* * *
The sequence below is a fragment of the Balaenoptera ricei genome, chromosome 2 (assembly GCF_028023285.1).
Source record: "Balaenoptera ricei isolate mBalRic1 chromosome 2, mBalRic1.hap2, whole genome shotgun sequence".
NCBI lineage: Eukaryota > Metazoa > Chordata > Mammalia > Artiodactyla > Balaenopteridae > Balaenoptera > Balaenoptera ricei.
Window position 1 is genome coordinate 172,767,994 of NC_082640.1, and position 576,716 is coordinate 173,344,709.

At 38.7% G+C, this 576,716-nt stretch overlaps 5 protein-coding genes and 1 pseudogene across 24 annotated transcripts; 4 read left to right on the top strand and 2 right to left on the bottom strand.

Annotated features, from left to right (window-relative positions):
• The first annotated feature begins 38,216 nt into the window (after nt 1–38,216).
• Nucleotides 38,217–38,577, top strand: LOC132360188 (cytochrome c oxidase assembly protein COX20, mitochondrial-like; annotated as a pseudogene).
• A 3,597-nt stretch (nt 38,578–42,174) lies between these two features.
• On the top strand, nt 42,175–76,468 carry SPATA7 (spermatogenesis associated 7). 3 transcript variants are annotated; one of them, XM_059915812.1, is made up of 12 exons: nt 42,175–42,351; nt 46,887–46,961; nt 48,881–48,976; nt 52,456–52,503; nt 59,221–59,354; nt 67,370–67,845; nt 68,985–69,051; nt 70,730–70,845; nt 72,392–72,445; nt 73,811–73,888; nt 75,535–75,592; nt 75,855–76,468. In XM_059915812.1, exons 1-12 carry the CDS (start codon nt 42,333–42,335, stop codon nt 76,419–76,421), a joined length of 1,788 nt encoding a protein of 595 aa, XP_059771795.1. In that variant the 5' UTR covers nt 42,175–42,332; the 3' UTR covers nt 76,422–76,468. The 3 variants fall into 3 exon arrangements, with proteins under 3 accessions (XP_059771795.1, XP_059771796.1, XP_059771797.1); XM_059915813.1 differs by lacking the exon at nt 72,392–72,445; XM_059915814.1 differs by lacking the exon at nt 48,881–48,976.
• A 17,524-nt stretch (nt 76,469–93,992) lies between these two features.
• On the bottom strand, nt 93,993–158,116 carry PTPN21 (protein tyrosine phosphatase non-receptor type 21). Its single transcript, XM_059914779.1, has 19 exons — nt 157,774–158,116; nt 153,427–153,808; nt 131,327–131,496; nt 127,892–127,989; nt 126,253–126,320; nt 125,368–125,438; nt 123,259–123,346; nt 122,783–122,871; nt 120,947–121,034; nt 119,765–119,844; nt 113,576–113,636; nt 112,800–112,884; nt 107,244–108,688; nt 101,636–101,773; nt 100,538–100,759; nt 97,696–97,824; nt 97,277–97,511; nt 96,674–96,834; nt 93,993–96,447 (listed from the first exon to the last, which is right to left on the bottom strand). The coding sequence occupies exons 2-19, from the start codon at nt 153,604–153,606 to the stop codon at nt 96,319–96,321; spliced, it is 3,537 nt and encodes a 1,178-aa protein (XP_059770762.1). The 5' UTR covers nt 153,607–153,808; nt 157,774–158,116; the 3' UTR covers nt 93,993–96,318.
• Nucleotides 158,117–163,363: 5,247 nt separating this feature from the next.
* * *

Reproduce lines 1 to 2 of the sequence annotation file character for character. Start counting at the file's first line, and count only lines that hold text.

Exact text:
The sequence below is a fragment of the Balaenoptera ricei genome, chromosome 2 (assembly GCF_028023285.1).
Source record: "Balaenoptera ricei isolate mBalRic1 chromosome 2, mBalRic1.hap2, whole genome shotgun sequence".